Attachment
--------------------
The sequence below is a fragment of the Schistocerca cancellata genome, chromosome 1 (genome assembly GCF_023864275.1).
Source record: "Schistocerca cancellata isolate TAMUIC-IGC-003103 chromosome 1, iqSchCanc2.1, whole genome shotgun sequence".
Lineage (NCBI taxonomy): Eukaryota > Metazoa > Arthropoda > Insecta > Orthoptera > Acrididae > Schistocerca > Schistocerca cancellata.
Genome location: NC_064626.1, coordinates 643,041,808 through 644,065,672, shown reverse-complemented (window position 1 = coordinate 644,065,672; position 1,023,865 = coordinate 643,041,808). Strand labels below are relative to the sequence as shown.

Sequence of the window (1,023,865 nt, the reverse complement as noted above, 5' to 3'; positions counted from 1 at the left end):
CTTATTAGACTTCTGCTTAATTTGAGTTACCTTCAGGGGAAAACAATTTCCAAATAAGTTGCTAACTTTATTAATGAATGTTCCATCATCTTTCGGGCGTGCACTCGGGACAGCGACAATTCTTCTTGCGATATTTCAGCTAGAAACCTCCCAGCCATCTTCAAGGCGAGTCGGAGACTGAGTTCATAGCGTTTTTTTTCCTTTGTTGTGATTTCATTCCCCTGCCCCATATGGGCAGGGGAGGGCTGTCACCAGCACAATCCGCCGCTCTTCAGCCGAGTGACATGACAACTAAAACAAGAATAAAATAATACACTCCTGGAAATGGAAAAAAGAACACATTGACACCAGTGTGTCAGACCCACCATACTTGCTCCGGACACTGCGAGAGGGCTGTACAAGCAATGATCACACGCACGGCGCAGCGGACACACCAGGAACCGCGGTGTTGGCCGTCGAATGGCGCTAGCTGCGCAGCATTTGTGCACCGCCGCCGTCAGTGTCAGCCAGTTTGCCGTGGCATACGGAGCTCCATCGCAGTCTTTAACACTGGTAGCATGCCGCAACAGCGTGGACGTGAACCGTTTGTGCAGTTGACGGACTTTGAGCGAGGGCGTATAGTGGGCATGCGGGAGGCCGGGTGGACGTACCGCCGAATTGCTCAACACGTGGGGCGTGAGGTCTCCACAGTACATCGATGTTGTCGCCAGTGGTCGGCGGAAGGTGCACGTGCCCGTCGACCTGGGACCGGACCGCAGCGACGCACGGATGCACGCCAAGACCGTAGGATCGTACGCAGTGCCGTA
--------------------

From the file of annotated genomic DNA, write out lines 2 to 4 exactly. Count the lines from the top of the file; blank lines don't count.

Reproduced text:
Source record: "Schistocerca cancellata isolate TAMUIC-IGC-003103 chromosome 1, iqSchCanc2.1, whole genome shotgun sequence".
Lineage (NCBI taxonomy): Eukaryota > Metazoa > Arthropoda > Insecta > Orthoptera > Acrididae > Schistocerca > Schistocerca cancellata.
Genome location: NC_064626.1, coordinates 643,041,808 through 644,065,672, shown reverse-complemented (window position 1 = coordinate 644,065,672; position 1,023,865 = coordinate 643,041,808). Strand labels below are relative to the sequence as shown.